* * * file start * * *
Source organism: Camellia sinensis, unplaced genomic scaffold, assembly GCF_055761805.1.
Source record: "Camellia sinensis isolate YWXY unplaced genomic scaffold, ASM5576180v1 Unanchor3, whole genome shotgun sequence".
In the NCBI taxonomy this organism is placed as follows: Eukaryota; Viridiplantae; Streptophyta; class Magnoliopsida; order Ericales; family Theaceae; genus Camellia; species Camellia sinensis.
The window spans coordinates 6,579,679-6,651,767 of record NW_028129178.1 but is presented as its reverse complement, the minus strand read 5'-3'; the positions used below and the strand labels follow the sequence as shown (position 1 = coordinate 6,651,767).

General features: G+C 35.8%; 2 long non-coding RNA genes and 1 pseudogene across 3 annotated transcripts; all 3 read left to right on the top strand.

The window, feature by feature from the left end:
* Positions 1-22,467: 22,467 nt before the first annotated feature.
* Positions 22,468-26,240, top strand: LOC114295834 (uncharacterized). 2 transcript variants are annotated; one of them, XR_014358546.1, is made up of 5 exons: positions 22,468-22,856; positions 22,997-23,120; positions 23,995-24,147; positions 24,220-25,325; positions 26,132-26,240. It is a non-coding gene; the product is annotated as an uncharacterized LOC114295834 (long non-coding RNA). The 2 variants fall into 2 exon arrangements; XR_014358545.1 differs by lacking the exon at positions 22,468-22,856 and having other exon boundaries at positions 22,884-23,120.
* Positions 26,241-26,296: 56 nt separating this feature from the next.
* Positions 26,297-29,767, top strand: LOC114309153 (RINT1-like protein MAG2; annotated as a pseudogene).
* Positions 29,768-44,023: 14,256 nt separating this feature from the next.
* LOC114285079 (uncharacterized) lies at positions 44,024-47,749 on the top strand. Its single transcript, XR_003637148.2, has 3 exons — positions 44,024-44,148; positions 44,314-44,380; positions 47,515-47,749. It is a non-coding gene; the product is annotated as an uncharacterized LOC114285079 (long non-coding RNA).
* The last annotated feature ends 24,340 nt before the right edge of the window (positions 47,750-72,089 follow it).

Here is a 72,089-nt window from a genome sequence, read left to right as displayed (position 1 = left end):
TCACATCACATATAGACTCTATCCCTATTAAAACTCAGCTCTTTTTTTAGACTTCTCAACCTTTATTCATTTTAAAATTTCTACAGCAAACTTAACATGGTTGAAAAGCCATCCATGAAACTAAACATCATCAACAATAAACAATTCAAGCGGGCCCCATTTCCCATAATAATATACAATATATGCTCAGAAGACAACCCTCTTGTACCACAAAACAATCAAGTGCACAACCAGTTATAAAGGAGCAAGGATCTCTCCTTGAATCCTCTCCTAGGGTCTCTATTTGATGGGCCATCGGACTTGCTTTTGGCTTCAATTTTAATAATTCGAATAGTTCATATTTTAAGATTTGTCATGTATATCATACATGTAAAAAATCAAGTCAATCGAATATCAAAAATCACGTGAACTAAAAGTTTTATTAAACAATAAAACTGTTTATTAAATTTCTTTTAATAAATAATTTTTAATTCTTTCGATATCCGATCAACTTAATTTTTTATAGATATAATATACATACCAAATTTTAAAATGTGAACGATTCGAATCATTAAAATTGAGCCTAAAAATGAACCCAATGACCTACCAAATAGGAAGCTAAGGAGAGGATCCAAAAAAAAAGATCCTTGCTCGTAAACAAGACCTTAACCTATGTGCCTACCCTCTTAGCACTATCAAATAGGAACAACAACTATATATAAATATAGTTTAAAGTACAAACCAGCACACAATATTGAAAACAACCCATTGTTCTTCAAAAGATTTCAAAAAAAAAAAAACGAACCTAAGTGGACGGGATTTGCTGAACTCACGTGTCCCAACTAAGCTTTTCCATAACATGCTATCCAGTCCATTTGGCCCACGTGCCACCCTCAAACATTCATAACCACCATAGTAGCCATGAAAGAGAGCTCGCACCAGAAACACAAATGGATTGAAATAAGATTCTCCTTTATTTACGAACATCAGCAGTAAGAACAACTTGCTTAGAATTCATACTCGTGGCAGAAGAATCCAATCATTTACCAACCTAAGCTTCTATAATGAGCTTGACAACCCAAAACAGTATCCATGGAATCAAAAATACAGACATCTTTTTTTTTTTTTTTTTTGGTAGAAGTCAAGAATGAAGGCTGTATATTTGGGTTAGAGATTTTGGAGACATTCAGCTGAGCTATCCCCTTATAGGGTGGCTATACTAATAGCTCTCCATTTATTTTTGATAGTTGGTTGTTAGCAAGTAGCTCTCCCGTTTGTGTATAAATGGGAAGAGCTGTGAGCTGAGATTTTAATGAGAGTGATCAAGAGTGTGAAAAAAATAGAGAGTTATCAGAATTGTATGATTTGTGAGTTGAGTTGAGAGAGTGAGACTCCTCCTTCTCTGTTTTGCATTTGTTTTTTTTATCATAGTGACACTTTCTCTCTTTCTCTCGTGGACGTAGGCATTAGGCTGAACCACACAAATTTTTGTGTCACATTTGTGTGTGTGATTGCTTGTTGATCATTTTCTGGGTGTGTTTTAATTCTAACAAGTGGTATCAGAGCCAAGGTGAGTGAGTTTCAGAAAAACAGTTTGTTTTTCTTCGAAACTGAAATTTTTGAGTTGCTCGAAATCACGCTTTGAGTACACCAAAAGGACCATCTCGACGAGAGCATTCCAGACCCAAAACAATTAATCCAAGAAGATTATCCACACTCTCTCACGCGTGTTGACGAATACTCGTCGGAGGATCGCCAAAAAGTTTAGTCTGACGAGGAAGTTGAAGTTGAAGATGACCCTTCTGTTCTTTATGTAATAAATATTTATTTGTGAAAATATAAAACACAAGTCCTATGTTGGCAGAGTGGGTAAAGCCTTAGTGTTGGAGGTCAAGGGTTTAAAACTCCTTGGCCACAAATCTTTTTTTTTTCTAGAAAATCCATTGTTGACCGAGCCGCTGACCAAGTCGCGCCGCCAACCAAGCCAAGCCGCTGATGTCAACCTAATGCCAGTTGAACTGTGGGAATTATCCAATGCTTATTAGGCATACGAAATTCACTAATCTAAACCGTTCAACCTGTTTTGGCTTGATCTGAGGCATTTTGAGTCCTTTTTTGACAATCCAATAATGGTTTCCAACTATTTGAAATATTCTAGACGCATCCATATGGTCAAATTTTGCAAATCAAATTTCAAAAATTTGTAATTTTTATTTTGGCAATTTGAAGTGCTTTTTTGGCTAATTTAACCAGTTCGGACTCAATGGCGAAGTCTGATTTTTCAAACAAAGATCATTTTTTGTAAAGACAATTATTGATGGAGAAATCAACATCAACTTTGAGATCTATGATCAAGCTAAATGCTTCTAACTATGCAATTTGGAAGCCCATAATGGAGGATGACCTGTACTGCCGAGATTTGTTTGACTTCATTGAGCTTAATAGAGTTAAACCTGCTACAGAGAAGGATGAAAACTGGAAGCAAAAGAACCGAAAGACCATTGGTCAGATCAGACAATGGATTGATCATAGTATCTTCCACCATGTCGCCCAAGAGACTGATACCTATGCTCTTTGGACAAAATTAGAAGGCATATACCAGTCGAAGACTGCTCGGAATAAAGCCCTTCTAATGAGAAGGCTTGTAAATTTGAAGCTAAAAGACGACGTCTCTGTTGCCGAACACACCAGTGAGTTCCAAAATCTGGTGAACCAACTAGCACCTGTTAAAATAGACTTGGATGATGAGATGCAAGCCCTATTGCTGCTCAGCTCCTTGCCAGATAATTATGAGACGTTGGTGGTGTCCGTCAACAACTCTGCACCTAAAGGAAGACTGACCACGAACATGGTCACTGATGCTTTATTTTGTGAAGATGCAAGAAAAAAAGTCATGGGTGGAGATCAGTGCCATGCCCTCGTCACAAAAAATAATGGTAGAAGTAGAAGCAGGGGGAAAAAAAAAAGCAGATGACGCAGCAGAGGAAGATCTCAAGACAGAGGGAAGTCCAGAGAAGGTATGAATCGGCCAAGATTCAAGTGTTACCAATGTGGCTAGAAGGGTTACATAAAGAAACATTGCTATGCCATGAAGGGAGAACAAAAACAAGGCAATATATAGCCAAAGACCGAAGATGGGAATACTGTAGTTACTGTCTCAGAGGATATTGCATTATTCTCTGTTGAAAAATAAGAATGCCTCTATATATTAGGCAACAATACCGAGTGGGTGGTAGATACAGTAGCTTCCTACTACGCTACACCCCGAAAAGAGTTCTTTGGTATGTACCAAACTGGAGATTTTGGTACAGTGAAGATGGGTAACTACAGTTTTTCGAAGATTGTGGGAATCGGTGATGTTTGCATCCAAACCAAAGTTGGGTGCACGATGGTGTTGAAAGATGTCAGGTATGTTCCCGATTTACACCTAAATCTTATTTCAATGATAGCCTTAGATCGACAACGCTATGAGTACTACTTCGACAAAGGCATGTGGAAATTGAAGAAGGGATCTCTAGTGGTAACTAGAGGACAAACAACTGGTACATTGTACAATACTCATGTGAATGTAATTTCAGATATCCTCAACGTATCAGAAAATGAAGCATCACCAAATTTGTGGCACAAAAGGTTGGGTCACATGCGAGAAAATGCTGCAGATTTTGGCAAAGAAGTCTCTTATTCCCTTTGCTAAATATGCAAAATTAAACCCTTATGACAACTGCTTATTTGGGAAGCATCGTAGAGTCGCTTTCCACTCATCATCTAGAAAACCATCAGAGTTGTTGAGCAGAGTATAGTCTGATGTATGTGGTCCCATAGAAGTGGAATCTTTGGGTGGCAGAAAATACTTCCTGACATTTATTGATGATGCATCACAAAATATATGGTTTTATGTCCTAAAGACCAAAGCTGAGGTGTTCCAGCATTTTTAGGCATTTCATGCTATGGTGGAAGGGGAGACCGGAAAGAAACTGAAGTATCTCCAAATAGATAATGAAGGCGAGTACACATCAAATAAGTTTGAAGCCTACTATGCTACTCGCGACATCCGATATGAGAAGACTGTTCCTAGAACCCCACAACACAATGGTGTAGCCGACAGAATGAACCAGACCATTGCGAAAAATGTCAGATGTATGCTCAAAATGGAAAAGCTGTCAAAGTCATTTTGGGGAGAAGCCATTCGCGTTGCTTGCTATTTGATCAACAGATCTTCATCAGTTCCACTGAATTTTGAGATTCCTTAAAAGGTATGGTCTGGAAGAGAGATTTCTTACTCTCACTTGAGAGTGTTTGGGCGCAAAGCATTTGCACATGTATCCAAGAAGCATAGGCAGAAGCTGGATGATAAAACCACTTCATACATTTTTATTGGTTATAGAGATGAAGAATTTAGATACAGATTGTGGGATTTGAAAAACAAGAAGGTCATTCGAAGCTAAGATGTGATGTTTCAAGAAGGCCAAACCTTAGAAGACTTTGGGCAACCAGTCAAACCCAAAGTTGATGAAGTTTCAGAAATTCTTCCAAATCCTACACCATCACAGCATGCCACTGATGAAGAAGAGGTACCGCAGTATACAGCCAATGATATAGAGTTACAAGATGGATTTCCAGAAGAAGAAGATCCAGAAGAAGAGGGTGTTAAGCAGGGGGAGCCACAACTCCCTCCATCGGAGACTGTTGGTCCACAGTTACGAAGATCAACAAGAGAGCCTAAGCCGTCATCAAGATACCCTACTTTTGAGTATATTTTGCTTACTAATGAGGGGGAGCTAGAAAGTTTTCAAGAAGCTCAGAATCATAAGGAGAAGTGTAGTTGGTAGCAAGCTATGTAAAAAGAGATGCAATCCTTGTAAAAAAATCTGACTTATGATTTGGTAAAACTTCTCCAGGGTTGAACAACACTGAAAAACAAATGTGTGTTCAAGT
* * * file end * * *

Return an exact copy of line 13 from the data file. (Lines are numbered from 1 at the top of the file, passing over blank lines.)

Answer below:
* The last annotated feature ends 24,340 nt before the right edge of the window (positions 47,750-72,089 follow it).